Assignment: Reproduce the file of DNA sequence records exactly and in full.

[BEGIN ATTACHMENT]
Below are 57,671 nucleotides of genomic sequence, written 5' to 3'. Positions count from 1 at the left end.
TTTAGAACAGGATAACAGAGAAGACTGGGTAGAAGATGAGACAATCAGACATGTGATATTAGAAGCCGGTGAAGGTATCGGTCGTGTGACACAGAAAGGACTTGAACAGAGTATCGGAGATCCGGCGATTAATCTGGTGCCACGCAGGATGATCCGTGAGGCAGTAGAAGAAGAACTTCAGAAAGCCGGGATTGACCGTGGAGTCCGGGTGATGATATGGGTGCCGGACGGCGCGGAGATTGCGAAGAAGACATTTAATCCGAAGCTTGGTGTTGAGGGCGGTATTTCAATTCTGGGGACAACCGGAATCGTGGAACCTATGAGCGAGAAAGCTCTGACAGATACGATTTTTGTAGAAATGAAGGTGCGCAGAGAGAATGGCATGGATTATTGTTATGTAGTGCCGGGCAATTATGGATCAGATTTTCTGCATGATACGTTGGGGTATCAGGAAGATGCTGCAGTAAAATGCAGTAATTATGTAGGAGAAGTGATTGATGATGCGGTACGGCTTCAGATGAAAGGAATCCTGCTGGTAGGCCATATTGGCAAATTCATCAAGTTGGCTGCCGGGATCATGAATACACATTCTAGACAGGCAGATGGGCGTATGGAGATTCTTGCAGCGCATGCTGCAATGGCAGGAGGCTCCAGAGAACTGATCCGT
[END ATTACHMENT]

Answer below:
Below are 57,671 nucleotides of genomic sequence, written 5' to 3'. Positions count from 1 at the left end.
TTTAGAACAGGATAACAGAGAAGACTGGGTAGAAGATGAGACAATCAGACATGTGATATTAGAAGCCGGTGAAGGTATCGGTCGTGTGACACAGAAAGGACTTGAACAGAGTATCGGAGATCCGGCGATTAATCTGGTGCCACGCAGGATGATCCGTGAGGCAGTAGAAGAAGAACTTCAGAAAGCCGGGATTGACCGTGGAGTCCGGGTGATGATATGGGTGCCGGACGGCGCGGAGATTGCGAAGAAGACATTTAATCCGAAGCTTGGTGTTGAGGGCGGTATTTCAATTCTGGGGACAACCGGAATCGTGGAACCTATGAGCGAGAAAGCTCTGACAGATACGATTTTTGTAGAAATGAAGGTGCGCAGAGAGAATGGCATGGATTATTGTTATGTAGTGCCGGGCAATTATGGATCAGATTTTCTGCATGATACGTTGGGGTATCAGGAAGATGCTGCAGTAAAATGCAGTAATTATGTAGGAGAAGTGATTGATGATGCGGTACGGCTTCAGATGAAAGGAATCCTGCTGGTAGGCCATATTGGCAAATTCATCAAGTTGGCTGCCGGGATCATGAATACACATTCTAGACAGGCAGATGGGCGTATGGAGATTCTTGCAGCGCATGCTGCAATGGCAGGAGGCTCCAGAGAACTGATCCGT